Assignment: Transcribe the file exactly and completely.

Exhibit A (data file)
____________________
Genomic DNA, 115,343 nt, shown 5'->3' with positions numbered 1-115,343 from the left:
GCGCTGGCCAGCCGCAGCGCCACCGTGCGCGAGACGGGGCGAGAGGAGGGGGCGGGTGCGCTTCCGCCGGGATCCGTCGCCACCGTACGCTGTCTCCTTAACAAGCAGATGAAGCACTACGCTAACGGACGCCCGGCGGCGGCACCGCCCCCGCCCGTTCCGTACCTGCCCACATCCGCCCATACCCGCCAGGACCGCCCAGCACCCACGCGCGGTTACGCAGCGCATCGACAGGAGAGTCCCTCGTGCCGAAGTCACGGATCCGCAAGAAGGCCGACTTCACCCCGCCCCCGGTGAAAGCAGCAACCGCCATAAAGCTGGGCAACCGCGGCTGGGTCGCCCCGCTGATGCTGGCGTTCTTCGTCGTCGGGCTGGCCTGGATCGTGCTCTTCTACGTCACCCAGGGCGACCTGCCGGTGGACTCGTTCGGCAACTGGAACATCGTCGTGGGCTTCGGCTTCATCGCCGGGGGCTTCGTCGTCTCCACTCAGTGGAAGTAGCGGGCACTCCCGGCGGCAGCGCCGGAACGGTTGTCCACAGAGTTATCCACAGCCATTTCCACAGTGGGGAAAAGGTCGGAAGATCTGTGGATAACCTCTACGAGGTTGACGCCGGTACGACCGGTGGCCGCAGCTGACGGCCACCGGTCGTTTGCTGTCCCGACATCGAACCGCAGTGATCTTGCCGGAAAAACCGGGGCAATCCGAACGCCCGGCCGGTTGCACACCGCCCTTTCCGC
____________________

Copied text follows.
Genomic DNA, 115,343 nt, shown 5'->3' with positions numbered 1-115,343 from the left:
GCGCTGGCCAGCCGCAGCGCCACCGTGCGCGAGACGGGGCGAGAGGAGGGGGCGGGTGCGCTTCCGCCGGGATCCGTCGCCACCGTACGCTGTCTCCTTAACAAGCAGATGAAGCACTACGCTAACGGACGCCCGGCGGCGGCACCGCCCCCGCCCGTTCCGTACCTGCCCACATCCGCCCATACCCGCCAGGACCGCCCAGCACCCACGCGCGGTTACGCAGCGCATCGACAGGAGAGTCCCTCGTGCCGAAGTCACGGATCCGCAAGAAGGCCGACTTCACCCCGCCCCCGGTGAAAGCAGCAACCGCCATAAAGCTGGGCAACCGCGGCTGGGTCGCCCCGCTGATGCTGGCGTTCTTCGTCGTCGGGCTGGCCTGGATCGTGCTCTTCTACGTCACCCAGGGCGACCTGCCGGTGGACTCGTTCGGCAACTGGAACATCGTCGTGGGCTTCGGCTTCATCGCCGGGGGCTTCGTCGTCTCCACTCAGTGGAAGTAGCGGGCACTCCCGGCGGCAGCGCCGGAACGGTTGTCCACAGAGTTATCCACAGCCATTTCCACAGTGGGGAAAAGGTCGGAAGATCTGTGGATAACCTCTACGAGGTTGACGCCGGTACGACCGGTGGCCGCAGCTGACGGCCACCGGTCGTTTGCTGTCCCGACATCGAACCGCAGTGATCTTGCCGGAAAAACCGGGGCAATCCGAACGCCCGGCCGGTTGCACACCGCCCTTTCCGC